Homes desperately needed for unwanted cats and kittens
Battersea Dogs & Cats Home is issuing an urgent appeal to all cat lovers to consider giving a home to an unwanted cat. The holiday and kitten seasons mean the charity’s catteries are full to the brim and almost 220 felines are waiting for loving owners to come along and offer them a home.
Summer is always a challenging time for the charity’s three catteries. A combination of the kitten season and fewer people looking to take on pets because of summer holidays means there is often a ‘backlog’ of cats, and cats that would find new homes within a few days are staying much longer. Battersea will care for cats and dogs for as long as it takes to find a suitable home and has some cats that have been in the cattery for over four months.
Current residents at Battersea’s cattery include Sam, a 12 week old kitten who was found in a London park dumped in a box with his mum and four siblings, and 17 year olds Kelly and Lucky who came into the Home together as their owner sadly passed away.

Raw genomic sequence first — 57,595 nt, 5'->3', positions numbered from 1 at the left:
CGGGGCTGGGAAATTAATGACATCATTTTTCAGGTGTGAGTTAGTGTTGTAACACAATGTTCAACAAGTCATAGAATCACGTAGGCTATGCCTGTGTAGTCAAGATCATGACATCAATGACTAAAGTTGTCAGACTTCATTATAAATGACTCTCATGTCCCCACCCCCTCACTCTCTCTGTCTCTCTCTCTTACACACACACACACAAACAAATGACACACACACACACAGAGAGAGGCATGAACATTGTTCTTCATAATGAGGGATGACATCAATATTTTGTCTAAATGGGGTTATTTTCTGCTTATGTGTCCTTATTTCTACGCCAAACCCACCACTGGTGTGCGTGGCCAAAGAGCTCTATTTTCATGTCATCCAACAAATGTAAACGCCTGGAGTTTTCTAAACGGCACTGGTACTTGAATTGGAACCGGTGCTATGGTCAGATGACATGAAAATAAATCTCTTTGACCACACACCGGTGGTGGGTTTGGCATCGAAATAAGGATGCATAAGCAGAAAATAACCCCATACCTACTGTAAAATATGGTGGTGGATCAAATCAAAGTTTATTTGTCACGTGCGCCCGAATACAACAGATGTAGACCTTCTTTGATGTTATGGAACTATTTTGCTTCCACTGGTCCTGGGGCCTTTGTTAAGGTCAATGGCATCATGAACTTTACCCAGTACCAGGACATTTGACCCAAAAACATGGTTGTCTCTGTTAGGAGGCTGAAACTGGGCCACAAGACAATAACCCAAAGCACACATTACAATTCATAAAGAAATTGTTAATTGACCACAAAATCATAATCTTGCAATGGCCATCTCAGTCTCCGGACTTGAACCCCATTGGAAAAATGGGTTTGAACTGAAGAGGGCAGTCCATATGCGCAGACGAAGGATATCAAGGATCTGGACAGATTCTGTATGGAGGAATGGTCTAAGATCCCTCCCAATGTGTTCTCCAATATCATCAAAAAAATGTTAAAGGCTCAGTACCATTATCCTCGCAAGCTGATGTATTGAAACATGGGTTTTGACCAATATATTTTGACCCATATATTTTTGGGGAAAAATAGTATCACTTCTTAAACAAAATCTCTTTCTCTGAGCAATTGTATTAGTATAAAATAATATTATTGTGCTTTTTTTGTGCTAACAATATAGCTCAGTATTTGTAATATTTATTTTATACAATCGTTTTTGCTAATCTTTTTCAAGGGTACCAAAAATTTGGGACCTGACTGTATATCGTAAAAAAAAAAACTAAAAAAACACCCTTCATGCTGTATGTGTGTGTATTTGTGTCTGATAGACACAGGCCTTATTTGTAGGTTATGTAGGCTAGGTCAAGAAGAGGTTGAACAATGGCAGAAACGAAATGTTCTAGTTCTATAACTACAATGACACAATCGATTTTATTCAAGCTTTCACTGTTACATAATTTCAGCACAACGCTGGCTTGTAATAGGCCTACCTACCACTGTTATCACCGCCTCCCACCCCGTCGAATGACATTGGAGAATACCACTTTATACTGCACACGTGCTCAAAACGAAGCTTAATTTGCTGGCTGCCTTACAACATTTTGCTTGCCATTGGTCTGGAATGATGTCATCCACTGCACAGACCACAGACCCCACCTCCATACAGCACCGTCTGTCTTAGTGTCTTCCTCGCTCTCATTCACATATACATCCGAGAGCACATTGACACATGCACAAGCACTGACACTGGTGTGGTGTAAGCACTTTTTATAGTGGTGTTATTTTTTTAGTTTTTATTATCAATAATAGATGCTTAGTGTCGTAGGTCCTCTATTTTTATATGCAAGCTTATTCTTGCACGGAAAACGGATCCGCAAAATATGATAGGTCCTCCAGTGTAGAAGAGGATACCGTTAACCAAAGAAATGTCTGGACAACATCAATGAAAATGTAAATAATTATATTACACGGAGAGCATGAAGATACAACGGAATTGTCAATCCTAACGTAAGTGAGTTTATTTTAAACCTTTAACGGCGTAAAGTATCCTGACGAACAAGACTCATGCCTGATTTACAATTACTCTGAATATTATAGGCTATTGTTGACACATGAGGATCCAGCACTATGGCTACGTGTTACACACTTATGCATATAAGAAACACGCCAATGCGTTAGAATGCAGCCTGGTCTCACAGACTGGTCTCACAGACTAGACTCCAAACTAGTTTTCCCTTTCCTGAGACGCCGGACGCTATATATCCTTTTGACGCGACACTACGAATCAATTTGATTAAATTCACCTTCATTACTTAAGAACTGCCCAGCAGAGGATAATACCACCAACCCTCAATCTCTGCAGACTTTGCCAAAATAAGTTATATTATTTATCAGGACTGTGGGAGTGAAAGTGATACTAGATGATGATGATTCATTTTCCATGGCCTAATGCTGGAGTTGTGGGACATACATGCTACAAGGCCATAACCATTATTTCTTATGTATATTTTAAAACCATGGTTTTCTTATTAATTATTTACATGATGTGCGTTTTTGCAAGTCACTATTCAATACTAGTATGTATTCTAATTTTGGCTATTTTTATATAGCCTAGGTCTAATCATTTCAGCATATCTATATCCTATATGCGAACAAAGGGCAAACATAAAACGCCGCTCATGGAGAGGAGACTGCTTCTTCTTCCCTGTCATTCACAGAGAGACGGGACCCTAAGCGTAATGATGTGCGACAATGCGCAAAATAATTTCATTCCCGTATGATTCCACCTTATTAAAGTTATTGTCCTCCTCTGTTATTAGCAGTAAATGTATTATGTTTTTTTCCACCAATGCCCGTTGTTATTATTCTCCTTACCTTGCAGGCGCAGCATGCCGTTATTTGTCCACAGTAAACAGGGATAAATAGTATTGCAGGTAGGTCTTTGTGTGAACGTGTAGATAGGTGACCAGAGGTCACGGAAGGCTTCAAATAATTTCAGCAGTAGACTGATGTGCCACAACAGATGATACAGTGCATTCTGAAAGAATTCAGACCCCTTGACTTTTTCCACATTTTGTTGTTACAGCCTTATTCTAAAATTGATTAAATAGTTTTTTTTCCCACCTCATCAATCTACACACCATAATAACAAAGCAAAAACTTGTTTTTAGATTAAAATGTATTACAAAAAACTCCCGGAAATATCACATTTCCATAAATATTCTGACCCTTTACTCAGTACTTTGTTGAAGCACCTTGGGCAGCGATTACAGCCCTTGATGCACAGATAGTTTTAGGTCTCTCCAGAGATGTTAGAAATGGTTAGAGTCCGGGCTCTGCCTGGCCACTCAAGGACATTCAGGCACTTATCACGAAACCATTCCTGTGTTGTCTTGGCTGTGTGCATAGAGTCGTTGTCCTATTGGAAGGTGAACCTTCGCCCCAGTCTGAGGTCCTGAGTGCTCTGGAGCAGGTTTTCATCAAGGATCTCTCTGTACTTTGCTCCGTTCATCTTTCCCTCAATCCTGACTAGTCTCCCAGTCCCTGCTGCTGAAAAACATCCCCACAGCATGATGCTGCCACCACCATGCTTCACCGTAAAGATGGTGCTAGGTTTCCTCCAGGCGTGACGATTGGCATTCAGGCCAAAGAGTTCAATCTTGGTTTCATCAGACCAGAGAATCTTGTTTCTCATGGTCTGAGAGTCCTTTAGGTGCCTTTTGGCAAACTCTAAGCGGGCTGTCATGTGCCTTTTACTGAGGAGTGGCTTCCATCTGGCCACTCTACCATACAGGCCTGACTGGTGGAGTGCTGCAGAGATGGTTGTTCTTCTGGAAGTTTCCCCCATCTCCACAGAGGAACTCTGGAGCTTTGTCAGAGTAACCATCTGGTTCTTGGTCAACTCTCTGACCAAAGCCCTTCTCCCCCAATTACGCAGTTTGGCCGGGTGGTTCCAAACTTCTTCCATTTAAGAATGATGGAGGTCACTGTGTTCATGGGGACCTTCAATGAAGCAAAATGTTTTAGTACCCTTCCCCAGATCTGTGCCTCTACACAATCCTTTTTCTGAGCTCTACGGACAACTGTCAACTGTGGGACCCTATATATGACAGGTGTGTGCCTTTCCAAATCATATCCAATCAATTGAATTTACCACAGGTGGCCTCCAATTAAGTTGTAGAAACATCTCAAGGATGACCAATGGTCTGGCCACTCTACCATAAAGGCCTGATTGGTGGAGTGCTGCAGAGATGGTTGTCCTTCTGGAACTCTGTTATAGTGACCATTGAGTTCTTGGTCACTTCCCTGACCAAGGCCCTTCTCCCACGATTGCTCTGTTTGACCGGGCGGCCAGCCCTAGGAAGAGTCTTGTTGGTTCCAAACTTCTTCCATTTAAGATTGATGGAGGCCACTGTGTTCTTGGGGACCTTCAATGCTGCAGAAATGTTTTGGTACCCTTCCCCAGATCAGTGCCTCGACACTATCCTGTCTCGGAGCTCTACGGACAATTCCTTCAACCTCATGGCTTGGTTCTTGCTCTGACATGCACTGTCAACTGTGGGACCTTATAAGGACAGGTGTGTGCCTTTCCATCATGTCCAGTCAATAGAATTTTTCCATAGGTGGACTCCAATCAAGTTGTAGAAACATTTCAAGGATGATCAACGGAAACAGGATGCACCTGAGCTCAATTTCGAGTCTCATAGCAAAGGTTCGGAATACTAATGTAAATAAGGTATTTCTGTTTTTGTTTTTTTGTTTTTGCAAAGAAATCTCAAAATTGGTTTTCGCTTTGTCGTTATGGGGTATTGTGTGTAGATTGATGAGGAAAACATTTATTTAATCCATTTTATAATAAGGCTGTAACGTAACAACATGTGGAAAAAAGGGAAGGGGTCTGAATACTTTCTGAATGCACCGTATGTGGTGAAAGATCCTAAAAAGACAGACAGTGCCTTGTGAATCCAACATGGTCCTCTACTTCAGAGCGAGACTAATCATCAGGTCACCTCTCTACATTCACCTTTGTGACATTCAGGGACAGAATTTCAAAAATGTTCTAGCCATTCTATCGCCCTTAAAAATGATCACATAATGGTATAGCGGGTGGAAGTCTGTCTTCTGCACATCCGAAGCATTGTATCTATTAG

Ros Davies, Battersea Rehomer says: “Rehoming has already slowed down but now the summer holidays are here we’re really concerned it will slow down even more. We call the summer “kitten season” here, as we get so many in, and this year’s no exception. Our cattery’s full and we’re really keen to find good homes for our cats. The more cats we can find homes for, the more we can help.”
Last year Battersea Dogs & Cats Home cared for almost three thousand cats. While many cats come into the Home as strays, over 40 per cent come in as their owners can no longer look after them, and Battersea has seen the number of these enquiries double in the last year.
Ali Evans, Battersea’s Intake Co-ordinator comments: “We’re getting a massive number of calls from people who can’t look after their cat any more. Last month alone we had over 350 calls compared to just over 200 the month before. This time of year we get lots of unwanted litters – people simply aren’t getting their cat neutered.”
Battersea advises people to think carefully before taking on the commitment of a new pet and also to think about any changes that may happen in the future. Ali Evans adds: “Taking on a cat costs time and money and sadly people don’t give it enough thought. Another big issue is people aren’t getting their cats spayed or neutered. Cats can have kittens from as young as four months old and up to four litters a year, averaging four to six kittens per litter, so you can see how populations can explode.”
Battersea Dogs & Cats Home gives all potential new owners help and advice before taking on a cat. If you think you can offer a cat a loving new home please contact Battersea on 0207 627 9234 or email email@example.com.
July 26, 2011